What I mean by “smart” (because I know you’re already smart…) is by thinking about these soft and hard skills in advance and letting everyone know what you need from them and that you need results...even in the application and interview process.
You do this by getting samples, doing your research in advance, and involving other team members in the process.
Those team members can ask scenario-based questions off of their own direct experience and can be enlightening.
Don’t forget to interview around your organization’s core values and culture. You don’t want to waste your time or the time of applicants if those values and the culture aren’t aligned.
Don’t spend time hiring a team of staff unless you fully know why you’re hiring and can fill their plate immediately.
Ask yourself, do we really have this need? Or, is this something I see that will be needed sooner or later?
Also, make sure your team has time and resources to orient, on-board and train any new hires. You don’t want to lose a great employee because it was chaos in the beginning of their time with you, especially if it is not indicative of your actual culture.
Focus on tactical strategy and implementation. No fluff. Don’t be sold by a marketer or sales person by using buzz words. Real data, real facts, real results as experience.
Now, we all know that sales candidates are GOOD...they can do nothing better than sell themselves in an interview.
So, how do you cut through that crap and make sure they are exactly who and what you need? When hiring salespeople, here are two methods we highly recommend:
If you are a good presenter and you enjoy talking about your product with new people, you truly need to be doing the sales for awhile at your company.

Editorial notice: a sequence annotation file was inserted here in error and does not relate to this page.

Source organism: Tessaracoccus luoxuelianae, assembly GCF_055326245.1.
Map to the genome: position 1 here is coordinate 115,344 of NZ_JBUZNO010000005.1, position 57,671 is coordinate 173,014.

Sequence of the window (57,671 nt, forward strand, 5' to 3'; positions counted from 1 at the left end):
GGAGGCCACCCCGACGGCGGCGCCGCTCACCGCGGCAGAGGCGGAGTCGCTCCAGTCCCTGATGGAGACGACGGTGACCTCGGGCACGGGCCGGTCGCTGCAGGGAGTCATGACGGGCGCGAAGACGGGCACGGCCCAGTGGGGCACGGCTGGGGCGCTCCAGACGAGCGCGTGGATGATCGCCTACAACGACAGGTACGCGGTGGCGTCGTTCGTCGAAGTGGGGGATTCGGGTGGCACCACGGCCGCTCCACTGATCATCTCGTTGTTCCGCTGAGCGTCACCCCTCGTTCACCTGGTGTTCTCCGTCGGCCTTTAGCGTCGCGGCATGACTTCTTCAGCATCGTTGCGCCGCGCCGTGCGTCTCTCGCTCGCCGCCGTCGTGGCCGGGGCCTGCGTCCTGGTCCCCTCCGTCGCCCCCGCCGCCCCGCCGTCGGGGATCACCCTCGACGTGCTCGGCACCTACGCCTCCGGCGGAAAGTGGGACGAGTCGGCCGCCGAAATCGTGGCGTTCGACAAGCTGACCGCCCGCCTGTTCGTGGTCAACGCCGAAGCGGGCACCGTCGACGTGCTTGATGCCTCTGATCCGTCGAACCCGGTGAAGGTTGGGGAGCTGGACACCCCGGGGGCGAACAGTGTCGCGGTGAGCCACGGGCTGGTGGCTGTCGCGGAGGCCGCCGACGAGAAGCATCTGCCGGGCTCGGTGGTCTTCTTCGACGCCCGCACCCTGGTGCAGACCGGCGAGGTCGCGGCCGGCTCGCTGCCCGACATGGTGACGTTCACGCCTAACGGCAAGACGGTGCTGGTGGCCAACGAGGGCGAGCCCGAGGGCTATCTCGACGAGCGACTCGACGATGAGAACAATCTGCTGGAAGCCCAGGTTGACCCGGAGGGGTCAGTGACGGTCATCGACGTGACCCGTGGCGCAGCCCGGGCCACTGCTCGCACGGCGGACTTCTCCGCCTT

The reason you don’t like doing sales is because you’re typically afraid of rejection.
However, you typically don’t have an issue talking to people about your product if they are genuinely interested, right?
Then this is for you. You just need to fill your funnel.
Rather than hiring a high paid sales person at the top, hire a young BDR (business development rep) who will have no problem cranking out emails and calls all day.
Their only goal is to qualify leads, excite them, and book a call for you. They don’t need to sell anything after that.
You want to show up to work with 3-4 calls booked every day to close deals, until you get to the point where your BDR is ready to move up. Then you hire another (or two)!
Hire at the top. If you truly are nervous about talking to people or do a horrible job of talking to others, then consider hiring at the top.
The problem is, so many sales professionals who are good at what they do and are successful need motivation to leave their current gig.
They aren’t leaving something for the same or less cost, that’s for sure. So you have to be willing to pay to play with people at this level.
In lieu of paying large base salaries, consider ownership in your company.
A good salesperson that can see your vision will likely stay around much longer if they are a partner (or co-founder) in your company and willing to get behind where you want to take the company.
Hire slow, fire fast. Do your research, take the time, make sure you’re hiring the right person who will stay with longevity.
If they aren’t a good fit, get them out ASAP once you realize it’s not the best fit.
Ultimately, hiring is so important that we can’t reiterate it enough. Some final points to always remember when building your team:
If you follow our recommendations, you will soon have a killer team and you’ll be RAKING IT IN. Best of luck!
Stay lean. It’s tempting to grow and scale a marketing team thinking that they will help you meet your goals. Nothing eats away at your funding more than overhead staff.